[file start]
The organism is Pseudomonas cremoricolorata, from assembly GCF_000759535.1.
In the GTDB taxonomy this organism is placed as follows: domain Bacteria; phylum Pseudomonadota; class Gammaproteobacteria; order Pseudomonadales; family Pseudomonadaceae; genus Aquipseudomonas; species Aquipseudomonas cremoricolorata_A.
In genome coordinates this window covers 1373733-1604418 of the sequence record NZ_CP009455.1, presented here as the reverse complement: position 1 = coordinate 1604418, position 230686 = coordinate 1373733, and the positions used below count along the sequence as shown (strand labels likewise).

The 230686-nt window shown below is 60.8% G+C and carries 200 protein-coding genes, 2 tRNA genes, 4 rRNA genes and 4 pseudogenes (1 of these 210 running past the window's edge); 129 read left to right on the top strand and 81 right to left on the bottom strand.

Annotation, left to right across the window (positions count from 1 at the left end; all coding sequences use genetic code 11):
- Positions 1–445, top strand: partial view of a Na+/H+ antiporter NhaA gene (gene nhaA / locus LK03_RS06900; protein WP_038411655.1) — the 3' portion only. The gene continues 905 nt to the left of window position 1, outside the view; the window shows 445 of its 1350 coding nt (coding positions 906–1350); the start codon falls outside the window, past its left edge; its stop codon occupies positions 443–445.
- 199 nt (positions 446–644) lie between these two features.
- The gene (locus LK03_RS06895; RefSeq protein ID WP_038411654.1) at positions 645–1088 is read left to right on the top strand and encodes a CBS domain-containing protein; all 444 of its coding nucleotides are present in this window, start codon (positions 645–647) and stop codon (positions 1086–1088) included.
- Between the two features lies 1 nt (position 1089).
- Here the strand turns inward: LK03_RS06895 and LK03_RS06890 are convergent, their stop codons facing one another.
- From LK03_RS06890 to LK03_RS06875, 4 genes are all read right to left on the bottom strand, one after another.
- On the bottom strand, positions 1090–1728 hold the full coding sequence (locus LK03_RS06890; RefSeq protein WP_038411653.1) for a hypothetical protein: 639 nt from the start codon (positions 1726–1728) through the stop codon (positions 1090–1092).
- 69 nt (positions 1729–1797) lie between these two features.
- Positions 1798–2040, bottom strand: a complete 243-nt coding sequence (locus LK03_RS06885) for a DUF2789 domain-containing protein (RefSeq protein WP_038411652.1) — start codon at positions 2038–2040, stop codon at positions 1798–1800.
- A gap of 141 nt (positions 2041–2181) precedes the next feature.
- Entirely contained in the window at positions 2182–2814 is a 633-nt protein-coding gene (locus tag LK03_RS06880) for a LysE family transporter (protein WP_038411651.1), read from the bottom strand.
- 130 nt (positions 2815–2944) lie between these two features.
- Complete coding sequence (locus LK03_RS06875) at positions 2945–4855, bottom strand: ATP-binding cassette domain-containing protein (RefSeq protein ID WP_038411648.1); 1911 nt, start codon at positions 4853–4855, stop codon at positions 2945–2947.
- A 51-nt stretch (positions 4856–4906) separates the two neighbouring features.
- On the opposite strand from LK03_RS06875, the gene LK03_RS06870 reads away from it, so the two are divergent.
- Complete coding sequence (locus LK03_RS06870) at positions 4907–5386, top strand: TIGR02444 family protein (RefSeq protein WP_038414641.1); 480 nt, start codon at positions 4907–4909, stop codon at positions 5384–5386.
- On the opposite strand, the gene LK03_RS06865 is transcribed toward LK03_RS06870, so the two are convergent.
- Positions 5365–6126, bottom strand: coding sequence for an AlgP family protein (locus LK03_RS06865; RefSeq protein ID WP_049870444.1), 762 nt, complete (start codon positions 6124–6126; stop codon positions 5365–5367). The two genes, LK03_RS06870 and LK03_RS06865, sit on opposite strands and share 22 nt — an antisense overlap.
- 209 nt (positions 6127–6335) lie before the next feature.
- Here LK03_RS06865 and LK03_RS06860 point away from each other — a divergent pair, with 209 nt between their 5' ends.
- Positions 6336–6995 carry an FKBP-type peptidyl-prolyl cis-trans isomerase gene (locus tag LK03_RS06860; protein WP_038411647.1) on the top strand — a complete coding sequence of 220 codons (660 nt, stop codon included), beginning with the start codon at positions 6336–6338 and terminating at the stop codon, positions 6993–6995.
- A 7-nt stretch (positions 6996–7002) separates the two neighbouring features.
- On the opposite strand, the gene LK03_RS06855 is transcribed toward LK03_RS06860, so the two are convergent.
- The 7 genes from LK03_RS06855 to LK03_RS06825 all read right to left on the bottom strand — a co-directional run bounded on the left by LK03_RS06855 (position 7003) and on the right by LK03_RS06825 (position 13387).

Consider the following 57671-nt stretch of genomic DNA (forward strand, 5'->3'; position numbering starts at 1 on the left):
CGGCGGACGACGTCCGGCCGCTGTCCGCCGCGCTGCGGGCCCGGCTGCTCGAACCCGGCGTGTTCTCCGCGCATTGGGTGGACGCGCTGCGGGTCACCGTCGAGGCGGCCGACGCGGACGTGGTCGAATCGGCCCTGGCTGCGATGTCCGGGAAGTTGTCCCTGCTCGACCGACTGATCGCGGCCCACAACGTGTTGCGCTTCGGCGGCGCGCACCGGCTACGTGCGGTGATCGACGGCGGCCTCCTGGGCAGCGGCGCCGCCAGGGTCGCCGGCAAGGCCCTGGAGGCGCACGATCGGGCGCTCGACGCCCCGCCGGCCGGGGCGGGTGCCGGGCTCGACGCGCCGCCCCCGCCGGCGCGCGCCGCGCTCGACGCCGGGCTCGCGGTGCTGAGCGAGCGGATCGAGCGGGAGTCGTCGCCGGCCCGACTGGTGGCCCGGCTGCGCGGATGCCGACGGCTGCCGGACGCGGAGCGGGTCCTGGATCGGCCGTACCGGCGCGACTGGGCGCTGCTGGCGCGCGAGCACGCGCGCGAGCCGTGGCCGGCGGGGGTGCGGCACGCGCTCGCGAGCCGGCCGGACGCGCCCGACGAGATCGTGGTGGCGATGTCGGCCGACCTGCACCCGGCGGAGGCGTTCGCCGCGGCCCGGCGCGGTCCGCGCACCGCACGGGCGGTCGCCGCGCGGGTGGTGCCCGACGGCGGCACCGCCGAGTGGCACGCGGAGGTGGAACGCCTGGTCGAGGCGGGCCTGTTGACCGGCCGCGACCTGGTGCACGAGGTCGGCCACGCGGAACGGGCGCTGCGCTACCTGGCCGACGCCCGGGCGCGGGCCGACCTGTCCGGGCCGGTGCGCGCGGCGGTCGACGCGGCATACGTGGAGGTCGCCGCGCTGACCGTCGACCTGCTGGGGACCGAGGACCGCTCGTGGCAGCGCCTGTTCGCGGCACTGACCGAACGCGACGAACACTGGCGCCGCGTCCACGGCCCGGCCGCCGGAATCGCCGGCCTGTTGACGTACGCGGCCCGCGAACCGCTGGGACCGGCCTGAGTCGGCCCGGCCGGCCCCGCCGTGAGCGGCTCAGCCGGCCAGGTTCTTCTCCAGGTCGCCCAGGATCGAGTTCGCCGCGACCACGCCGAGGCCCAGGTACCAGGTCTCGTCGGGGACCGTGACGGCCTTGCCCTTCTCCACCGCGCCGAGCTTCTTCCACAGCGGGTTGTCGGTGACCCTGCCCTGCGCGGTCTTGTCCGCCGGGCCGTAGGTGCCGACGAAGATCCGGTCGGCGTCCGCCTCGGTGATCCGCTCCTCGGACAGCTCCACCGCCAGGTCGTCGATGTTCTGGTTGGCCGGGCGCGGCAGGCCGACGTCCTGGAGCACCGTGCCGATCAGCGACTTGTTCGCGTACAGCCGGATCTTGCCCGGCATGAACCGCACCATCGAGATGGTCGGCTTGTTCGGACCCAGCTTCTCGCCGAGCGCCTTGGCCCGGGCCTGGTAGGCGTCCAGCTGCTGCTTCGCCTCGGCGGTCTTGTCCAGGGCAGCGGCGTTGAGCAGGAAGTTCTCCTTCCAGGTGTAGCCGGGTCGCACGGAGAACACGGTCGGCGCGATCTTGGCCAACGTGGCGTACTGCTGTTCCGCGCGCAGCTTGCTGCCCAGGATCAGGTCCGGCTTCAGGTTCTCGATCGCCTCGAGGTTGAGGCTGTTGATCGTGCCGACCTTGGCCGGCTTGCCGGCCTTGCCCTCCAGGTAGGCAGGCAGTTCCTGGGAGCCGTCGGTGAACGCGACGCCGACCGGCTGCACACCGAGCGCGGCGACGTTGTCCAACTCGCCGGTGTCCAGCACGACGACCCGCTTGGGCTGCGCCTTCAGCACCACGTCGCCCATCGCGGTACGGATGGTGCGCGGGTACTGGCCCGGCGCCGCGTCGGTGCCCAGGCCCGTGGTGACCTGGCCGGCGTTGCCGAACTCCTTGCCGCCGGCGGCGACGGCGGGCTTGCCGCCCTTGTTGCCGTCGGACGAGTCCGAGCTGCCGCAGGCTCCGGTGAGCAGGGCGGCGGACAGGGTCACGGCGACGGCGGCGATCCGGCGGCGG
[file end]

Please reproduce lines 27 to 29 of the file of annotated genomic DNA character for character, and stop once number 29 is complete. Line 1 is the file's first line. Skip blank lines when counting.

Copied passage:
- A 7-nt stretch (positions 6996–7002) separates the two neighbouring features.
- On the opposite strand, the gene LK03_RS06855 is transcribed toward LK03_RS06860, so the two are convergent.
- The 7 genes from LK03_RS06855 to LK03_RS06825 all read right to left on the bottom strand — a co-directional run bounded on the left by LK03_RS06855 (position 7003) and on the right by LK03_RS06825 (position 13387).